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Thursday, 17 August 2017

Inspectors brand mental health ward in Glasgow as 'dated, neglected and dismal'

Written by The Press Association

An acute ward at a Glasgow mental health hospital presented a "much neglected and dismal environment" for patients to be cared in, according to a report.

The Mental Welfare Commission for Scotland found there were "dated" bedroom areas, unclean windows, tired paintwork and "unkempt" curtains during a visit to Ward 1 in Parkhead Hospital earlier this year.

Its report also spoke of a broken lift to the ward on the day of the visit and said there was little opportunity for privacy in the bedrooms.

While the report acknowledged the service is to be moved to a refurbished ward at another campus next year, the commission called for an urgent environment audit at the facility "to ensure that it is fit for purpose".

Commission practitioners carried out an unannounced visit to the 20-bed adult ward at the Salamanca Street hospital in the east end of the city on May 24.

Described as a mixed sex ward, it has six single rooms with en-suite facilities and three bay areas containing a total of 14 beds.

Setting out their findings, the report authors said: "We appreciate that the service plans to move in February 2018.

"However, we observed on the day that the environment within the ward was stark and all the paintwork needed to be refreshed.

"One of the toilet and shower rooms in the bay bedroom was marked with cigarette burns on the flooring.

"The bay bedrooms look dated in comparison with accommodation available in newer acute psychiatry wards.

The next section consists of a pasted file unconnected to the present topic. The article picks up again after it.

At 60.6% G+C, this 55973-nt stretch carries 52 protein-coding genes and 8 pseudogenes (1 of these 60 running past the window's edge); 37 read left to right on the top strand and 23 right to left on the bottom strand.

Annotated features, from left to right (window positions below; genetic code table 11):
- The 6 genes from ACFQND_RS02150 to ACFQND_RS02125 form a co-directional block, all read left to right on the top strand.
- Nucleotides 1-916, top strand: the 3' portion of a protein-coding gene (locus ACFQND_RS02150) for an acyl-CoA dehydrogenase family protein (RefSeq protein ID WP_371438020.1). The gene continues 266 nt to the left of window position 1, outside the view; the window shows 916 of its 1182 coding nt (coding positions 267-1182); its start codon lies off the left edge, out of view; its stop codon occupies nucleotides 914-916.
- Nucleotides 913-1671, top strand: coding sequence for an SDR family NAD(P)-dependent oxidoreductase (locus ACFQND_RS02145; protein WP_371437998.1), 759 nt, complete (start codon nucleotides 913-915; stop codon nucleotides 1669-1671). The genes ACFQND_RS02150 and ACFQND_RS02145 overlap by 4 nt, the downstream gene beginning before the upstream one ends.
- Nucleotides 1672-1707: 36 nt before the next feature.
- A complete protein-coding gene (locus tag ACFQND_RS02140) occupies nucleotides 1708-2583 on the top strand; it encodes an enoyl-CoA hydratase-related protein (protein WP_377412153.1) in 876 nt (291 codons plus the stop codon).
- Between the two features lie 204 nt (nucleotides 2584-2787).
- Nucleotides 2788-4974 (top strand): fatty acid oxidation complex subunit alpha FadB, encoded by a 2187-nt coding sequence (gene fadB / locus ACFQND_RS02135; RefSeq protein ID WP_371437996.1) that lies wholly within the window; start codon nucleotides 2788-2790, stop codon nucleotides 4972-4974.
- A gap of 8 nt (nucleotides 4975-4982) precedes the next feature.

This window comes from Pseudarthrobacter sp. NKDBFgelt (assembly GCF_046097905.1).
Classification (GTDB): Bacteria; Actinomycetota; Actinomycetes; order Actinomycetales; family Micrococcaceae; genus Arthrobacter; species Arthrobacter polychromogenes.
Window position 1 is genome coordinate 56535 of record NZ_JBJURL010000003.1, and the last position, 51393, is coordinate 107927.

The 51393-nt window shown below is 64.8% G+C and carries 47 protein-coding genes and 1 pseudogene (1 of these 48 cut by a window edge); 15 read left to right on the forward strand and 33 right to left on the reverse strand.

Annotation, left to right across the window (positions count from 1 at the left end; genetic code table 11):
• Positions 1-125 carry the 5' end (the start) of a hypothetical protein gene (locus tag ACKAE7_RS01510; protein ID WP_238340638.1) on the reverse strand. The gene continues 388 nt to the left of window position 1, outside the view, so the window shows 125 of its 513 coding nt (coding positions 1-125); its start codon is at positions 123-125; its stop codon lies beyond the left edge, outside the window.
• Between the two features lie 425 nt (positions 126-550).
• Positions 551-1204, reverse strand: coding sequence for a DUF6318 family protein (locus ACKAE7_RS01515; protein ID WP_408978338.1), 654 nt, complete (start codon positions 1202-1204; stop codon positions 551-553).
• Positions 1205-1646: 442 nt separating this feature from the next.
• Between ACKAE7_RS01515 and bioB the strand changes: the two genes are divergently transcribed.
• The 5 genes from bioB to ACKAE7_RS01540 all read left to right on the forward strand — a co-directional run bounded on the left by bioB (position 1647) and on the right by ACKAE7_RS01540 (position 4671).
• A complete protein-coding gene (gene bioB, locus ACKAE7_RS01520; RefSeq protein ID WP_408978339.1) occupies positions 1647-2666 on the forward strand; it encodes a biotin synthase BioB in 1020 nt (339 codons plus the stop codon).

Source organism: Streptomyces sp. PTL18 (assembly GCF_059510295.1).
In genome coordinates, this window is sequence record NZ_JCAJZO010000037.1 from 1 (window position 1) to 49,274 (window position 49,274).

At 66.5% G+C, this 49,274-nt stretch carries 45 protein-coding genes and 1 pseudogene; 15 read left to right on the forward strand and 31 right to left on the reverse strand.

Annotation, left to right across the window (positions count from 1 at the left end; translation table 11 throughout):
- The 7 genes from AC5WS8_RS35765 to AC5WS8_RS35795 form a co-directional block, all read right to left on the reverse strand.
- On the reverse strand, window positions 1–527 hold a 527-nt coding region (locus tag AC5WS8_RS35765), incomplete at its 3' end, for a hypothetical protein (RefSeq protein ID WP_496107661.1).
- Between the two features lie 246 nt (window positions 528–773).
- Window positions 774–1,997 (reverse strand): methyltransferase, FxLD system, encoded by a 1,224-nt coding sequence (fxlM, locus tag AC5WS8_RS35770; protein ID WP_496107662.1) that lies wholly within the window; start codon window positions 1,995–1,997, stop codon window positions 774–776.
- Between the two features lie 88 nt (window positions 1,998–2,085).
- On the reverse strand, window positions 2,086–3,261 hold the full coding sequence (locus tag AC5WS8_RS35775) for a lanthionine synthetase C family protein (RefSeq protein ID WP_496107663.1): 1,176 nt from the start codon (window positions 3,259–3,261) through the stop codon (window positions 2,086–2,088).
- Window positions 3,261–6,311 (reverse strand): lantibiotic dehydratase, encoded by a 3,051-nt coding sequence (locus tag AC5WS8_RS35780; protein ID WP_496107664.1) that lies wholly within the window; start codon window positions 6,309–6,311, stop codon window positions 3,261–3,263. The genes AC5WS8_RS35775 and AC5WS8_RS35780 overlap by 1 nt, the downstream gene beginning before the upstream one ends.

"The bedrooms had minimal opportunity for privacy, with each area divided by paper curtains. There was no provision for secure storage facilities in the bed areas.

"The ward windows were difficult to see through due to colouration in glass and were also in need of cleaning. The curtains were unkempt and hanging off the rails.

"On the day of our visit we were informed that one of the lifts to the ward was broken.

"This presents as a much neglected and dismal environment for patients to be cared within."

The commission set out six recommendations for hospital and ward managers, including that they "should audit the environment as a matter of urgency to ensure that it is fit for purpose".

The report did, however, note that all interactions between staff and patients were friendly and supportive.

It stated: "We heard positive comments about staff from some patients we met. Staff were knowledgeable about the patients when we discussed their care."

Practitioners also highlighted good attention to patients' physical health care needs, including full examinations on admission to the ward and routine physical health monitoring.

A spokeswoman for NHS Greater Glasgow and Clyde said: "We are pleased to note the positive comments around the care provision at Parkhead Hospital but recognise the limitations and challenges with the environment in the mental health wards at Parkhead Hospital.

"As part of an overall redesign programme we plan to provide adult mental health acute care in a new fit for purpose ward on the Stobhill site by September 2019.

"However, in the short term our plan is to transfer the two wards to improved refurbished accommodation on the Stobhill site."

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